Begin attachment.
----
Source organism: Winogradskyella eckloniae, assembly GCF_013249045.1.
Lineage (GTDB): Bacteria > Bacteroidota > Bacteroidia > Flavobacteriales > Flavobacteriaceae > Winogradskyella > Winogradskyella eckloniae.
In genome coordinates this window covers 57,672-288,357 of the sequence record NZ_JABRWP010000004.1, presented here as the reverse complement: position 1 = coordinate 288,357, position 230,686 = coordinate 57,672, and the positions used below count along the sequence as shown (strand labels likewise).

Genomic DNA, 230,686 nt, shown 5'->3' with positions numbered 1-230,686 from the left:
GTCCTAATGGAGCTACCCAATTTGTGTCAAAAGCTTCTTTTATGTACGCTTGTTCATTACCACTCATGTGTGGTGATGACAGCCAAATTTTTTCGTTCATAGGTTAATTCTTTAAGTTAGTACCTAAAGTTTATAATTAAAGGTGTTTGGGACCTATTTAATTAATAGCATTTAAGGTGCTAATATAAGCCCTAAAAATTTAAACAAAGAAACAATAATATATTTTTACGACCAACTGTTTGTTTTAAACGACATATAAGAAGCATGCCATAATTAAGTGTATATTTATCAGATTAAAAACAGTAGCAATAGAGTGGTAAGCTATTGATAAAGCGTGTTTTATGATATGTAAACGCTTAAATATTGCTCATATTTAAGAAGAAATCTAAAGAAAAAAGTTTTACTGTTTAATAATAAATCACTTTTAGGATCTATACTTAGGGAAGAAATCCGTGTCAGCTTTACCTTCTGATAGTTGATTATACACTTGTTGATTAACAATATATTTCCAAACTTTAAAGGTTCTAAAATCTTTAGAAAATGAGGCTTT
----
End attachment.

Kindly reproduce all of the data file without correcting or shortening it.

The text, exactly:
Source organism: Winogradskyella eckloniae, assembly GCF_013249045.1.
Lineage (GTDB): Bacteria > Bacteroidota > Bacteroidia > Flavobacteriales > Flavobacteriaceae > Winogradskyella > Winogradskyella eckloniae.
In genome coordinates this window covers 57,672-288,357 of the sequence record NZ_JABRWP010000004.1, presented here as the reverse complement: position 1 = coordinate 288,357, position 230,686 = coordinate 57,672, and the positions used below count along the sequence as shown (strand labels likewise).

Genomic DNA, 230,686 nt, shown 5'->3' with positions numbered 1-230,686 from the left:
GTCCTAATGGAGCTACCCAATTTGTGTCAAAAGCTTCTTTTATGTACGCTTGTTCATTACCACTCATGTGTGGTGATGACAGCCAAATTTTTTCGTTCATAGGTTAATTCTTTAAGTTAGTACCTAAAGTTTATAATTAAAGGTGTTTGGGACCTATTTAATTAATAGCATTTAAGGTGCTAATATAAGCCCTAAAAATTTAAACAAAGAAACAATAATATATTTTTACGACCAACTGTTTGTTTTAAACGACATATAAGAAGCATGCCATAATTAAGTGTATATTTATCAGATTAAAAACAGTAGCAATAGAGTGGTAAGCTATTGATAAAGCGTGTTTTATGATATGTAAACGCTTAAATATTGCTCATATTTAAGAAGAAATCTAAAGAAAAAAGTTTTACTGTTTAATAATAAATCACTTTTAGGATCTATACTTAGGGAAGAAATCCGTGTCAGCTTTACCTTCTGATAGTTGATTATACACTTGTTGATTAACAATATATTTCCAAACTTTAAAGGTTCTAAAATCTTTAGAAAATGAGGCTTT